Today, President Sheikh Khalifa bin Zayed Al Nahyan is not only pursuing the same path as Sheikh Zayed, but has also added further vibrancy, momentum and strength to these relations. In the overall realignment of the country’s foreign policy goals, India attaches considerable importance to relations with UAE with respect to its coordinated strategy in international relations spreading over economic, political, security and strategic interests.
Sheikh Mohammed’s visit comes at a time when the Indian economy is opening up more sectors to foreign investments. The Indian economy is recovering strongly as the International Monetary Fund (IMF) said in its annual projection of the “World Economic Outlook (WEO)”, forecasting its growth for the current and next fiscal at 7.6 per cent — up from 7.4 per cent estimated in July for both the years. Last year the World Bank said India’s GDP could grow 7.6 per cent in 2016-17 and 7.7 per cent in 2017.
According to January 2015 figures, the total foreign direct investment (FDI) from the UAE to India was estimated to be $3.01 billion. During Modi’s visit, the two sides had agreed to establish a UAE-India Infrastructure Investment Fund, setting an ambitious target of $75 billion to support investment in India’s infrastructure. Both sides have set up a task force to nudge investments under this fund. The growing warmth in their mutual relations has set expectations rising among the business community.
The UAE and India are making tremendous efforts to push their economic investment and trade cooperation to new heights. As per forecasts, India is expected to rise as the world’s third largest economy by 2030 after the United States and China. “The UAE was the third key trade partner to India after China and the US in 2013 and 2014.The two-way trade has seen meteoric growth over the years, rising from $43.5 billion in 2009 to nearly $60 billion in 2014 from just $180 million in 1971. The UAE-India bilateral trade continued to grow in strength with Indian exports of goods and commodities expected to surge to $100 billion and two-way trade exchange to $160 billion by 2030”, making the UAE the largest trade partner to India in the world.
According to a study by the UAE Ministry of Economy, “India is the number one trade partner of the UAE with a relative share of 9.8 per cent of the total UAE non-oil trade. It also ranked first in the UAE’s overall exports with a relative share of 14.9 per cent and ranked second in the UAE’s re-exports to the world accounting for 8.7 per cent of the UAE’s total re-exports. India also ranked third in the UAE’s total imports with a relative share of 9.2 per cent.”
The UAE is the largest Arab investor in India, accounting for 81.2 per cent of total Arab investments in India, and is ranked 11th in the world in terms of foreign direct investments in India. The total UAE investments in India amounted to $8 billion, including $2.89 billion in the form of direct foreign investments. “The value of investments by Indian companies in the UAE is estimated at more than $55bn, according to statistics by the Indian Business and Professional Council.” The UAE also hosts the largest Indian community overseas, with more than 2.6 million Indians living and working in the UAE.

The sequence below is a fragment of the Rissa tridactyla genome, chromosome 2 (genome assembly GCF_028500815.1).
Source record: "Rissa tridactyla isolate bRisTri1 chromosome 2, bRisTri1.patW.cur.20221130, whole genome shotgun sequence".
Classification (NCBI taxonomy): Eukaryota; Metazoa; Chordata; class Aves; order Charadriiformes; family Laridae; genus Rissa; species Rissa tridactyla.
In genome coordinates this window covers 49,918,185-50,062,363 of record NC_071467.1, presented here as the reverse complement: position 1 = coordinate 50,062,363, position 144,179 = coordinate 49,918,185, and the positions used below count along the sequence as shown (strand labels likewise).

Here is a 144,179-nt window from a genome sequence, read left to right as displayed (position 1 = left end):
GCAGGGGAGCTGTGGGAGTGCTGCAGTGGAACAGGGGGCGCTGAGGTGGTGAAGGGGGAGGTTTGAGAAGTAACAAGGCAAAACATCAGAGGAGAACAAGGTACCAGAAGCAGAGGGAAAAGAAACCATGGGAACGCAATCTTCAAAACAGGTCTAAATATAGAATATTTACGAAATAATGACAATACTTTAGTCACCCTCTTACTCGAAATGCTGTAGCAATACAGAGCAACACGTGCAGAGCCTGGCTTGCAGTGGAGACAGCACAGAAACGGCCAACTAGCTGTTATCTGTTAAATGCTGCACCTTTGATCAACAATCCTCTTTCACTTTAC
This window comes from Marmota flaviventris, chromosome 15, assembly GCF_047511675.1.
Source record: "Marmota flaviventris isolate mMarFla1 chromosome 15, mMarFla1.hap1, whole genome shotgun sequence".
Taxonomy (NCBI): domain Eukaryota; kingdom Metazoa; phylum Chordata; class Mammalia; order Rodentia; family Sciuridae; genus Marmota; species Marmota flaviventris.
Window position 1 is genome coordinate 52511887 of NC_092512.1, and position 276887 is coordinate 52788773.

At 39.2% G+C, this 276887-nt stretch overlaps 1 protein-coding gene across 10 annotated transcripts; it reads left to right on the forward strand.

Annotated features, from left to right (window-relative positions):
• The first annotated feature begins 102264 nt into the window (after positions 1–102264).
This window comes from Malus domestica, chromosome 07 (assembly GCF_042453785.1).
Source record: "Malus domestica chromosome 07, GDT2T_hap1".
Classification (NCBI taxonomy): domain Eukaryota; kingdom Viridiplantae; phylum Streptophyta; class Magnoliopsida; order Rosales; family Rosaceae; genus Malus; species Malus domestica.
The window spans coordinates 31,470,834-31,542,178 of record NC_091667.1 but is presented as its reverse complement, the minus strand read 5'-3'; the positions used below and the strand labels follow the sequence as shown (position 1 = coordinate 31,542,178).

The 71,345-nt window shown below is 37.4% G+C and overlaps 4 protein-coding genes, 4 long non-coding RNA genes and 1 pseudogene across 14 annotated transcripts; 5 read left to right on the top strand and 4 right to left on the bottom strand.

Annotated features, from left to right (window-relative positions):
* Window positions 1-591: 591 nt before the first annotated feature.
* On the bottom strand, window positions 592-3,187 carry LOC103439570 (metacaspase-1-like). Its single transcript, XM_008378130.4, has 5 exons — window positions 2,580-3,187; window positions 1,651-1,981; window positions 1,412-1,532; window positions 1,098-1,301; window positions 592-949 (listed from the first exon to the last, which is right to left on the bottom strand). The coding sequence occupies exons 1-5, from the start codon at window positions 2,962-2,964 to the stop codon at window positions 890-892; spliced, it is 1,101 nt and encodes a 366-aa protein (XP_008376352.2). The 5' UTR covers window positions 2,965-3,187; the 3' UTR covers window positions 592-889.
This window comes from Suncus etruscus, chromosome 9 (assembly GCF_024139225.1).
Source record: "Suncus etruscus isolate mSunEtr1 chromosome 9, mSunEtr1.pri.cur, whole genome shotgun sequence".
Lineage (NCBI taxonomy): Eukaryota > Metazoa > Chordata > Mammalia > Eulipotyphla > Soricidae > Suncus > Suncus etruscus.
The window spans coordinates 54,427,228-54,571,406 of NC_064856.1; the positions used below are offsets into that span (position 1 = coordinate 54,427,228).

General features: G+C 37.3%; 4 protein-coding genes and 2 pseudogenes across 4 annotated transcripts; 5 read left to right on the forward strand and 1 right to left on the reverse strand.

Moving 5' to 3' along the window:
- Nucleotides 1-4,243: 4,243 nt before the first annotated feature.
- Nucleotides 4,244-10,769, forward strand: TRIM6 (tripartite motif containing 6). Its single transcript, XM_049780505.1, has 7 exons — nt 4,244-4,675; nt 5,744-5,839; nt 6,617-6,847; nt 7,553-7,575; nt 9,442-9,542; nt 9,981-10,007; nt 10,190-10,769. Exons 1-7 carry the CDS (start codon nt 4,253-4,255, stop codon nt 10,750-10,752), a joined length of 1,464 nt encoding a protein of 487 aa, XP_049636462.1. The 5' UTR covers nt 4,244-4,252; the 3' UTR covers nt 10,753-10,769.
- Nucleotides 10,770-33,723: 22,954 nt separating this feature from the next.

As regards peace and security of the region, the UAE pays due attention to regional security in Asia and puts India at the forefront of its international partnerships besides broadening a comprehensive dialogue with a view to deepening and diversifying their mutual engagement. There are particularly strong opportunities for UAE-India security cooperation in combating terrorism against the backdrop of mounting ISIS terror in Syria and Iraq and various other global terror outfits like Taliban in Afghanistan and Jaish-e-Mohammed and Haqqani networks in Pakistan.
In recent years, UAE, like Saudi Arabia, has embarked on a closer relationship with India on security and counter-terrorism because the Islamic State (Daesh) is openly calling for total destruction of established monarchies in the region. In any eventuality then, India is at closest proximity to step into any vacuum that arises if the US pulls out of the region to focus on China under its “Rebalance to Asia” policy.
Thus, at a time when the UAE desires a trusted strategic partner cum net security provider and also a reliable customer and India needs the uninterrupted supply of reasonably priced crude oil and investments into its territory for economic reasons, which are declining and moving towards the US and Europe, the visit of the Crown Prince of Abu Dhabi is a welcome change for ensuring growth and welfare of the peoples of both the countries as they lie at the heart of India-UAE relations.
Indeed both governments wish to sincerely nurture these relations not only for ensuring their own mutual progress, prosperity, security and stability but also that for the entire extended Asian region and even beyond.
*Dr. Sudhanshu Tripathi is Associate Professor of Political Science at M.D.P.G. College, Pratapgarh, Uttar Pradesh. Comments and suggestions on this article can be sent on: [email protected]